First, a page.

Renewed Efforts to Address the Negative Impacts of Inequitable School Discipline
September 14, 2023
Students of color, students with disabilities, boys — and particularly those at the intersection of these identities — continue to experience disproportionate rates of discipline. School discipline practices can impede child development, result in reduced instructional time, harm mental health, and increase involvement in the juvenile justice system, among other impacts on health and wellbeing. This year, federal and state agencies have announced renewed efforts to enforce students’ civil rights in school to address longstanding inequities.
As a new school year begins, some students remain significantly more likely to face discipline than others. Students of color, students with disabilities, boys — and particularly those at the intersection of these identities — continue to experience disproportionate rates of discipline. School discipline practices can impede child development, result in reduced instructional time, harm mental health, and increase involvement in the juvenile justice system, among other impacts on health and wellbeing. This year, federal and state agencies have announced renewed efforts to enforce students’ civil rights in school to address longstanding inequities.
According to the U.S. Department of Education, disparities in school discipline begin as early as preschool; during the 2017-2018 school year, 42.7 percent of preschoolers receiving one out-of-school suspension were Black and 24.5 percent were young children with disabilities (the data do not identify the overlap in these groups). Preschoolers with disabilities accounted for 56.9 percent of expulsions that year despite representing only 22.7 percent of the student population.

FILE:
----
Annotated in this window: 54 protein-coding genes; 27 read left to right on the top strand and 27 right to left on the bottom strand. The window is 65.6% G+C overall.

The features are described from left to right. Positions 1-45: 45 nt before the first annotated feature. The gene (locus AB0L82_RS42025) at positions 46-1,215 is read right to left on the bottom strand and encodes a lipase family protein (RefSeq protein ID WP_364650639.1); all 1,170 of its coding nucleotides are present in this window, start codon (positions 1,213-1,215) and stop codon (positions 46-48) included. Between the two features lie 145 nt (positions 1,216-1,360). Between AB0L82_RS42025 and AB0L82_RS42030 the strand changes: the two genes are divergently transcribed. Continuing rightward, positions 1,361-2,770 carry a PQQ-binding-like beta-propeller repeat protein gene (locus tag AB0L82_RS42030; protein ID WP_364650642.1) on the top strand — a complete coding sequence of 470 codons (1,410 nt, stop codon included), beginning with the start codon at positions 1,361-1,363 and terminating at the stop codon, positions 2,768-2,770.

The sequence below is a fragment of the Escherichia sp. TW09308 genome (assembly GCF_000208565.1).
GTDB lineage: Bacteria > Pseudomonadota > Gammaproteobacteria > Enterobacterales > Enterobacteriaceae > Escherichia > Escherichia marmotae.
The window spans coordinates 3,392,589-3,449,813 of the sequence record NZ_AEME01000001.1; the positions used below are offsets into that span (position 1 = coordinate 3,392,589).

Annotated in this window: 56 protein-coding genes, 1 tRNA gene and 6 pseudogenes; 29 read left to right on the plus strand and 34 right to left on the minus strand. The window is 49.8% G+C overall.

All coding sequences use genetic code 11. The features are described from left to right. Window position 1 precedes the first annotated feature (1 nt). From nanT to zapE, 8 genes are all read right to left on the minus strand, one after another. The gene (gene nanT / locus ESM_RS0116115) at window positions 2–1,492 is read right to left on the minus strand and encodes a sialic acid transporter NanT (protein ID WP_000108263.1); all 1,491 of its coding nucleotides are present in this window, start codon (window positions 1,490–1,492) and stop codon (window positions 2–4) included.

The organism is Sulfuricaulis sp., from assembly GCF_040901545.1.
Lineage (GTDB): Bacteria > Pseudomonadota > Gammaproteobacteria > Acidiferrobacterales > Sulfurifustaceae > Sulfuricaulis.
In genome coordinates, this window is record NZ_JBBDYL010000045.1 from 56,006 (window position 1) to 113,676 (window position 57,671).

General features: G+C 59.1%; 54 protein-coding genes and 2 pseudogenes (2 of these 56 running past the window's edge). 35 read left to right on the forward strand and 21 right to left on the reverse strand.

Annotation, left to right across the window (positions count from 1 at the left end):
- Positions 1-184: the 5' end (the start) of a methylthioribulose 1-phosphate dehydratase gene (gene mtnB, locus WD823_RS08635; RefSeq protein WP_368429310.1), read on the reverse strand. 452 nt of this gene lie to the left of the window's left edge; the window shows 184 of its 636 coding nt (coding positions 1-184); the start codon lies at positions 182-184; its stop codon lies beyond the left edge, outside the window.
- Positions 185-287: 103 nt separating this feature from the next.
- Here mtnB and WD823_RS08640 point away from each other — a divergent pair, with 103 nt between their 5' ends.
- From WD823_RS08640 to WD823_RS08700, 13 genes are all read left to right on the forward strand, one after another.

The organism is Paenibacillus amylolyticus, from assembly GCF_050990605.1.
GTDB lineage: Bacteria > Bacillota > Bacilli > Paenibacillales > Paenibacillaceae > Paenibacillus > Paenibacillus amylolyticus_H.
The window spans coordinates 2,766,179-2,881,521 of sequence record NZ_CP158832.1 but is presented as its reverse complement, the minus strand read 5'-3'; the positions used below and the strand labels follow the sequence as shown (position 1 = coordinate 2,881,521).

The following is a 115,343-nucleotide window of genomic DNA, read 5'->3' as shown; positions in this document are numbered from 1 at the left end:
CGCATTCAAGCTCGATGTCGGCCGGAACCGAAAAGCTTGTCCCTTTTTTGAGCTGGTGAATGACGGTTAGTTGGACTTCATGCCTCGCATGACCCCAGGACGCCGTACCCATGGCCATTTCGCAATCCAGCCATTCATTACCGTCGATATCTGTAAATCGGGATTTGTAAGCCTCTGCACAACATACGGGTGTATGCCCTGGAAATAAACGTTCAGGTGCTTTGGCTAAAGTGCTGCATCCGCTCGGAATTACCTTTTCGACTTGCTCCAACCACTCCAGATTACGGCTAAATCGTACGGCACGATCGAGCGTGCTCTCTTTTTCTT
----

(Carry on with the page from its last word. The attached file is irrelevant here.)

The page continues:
Facing exclusionary discipline in preschool can have lasting impacts on a young child’s development and views about school; for these reasons, Head Start, a federally-funded program for children ages zero to five, prohibits expulsions based on a child’s behavior. Instead of deferring to exclusionary disciplinary practices, Head Start programs are focusing on collaborating with families and encouraging referrals to early mental health consultation to determine interventions and supports that address a child’s behavioral needs.
Exclusionary and disparate disciplinary practices continue through high school. Research based on data from the 2015-2016 school year shows stark racial disparities in loss of instructional time due to suspensions. In secondary schools, Black students lost 103 days of education per 100 students enrolled while white students lost 21 days. Hawaiian and Pacific Islander secondary students lost 63 days and Native American students lost 54 days per 100 students enrolled.
Discriminatory school discipline practices are associated with heightened disparities in academic achievement, not only due to lost learning days but also because the factors that create an inequitable school environment with regard to discipline, such as teacher biases and feelings of isolation, likely engender inequities in academic instruction and support as well. Furthermore, school-related referrals to law enforcement and arrests disproportionately affect students who are Black and Latino and those with disabilities; these inequitable practices (as well as exclusions from school) increase the likelihood of student involvement in the juvenile justice system.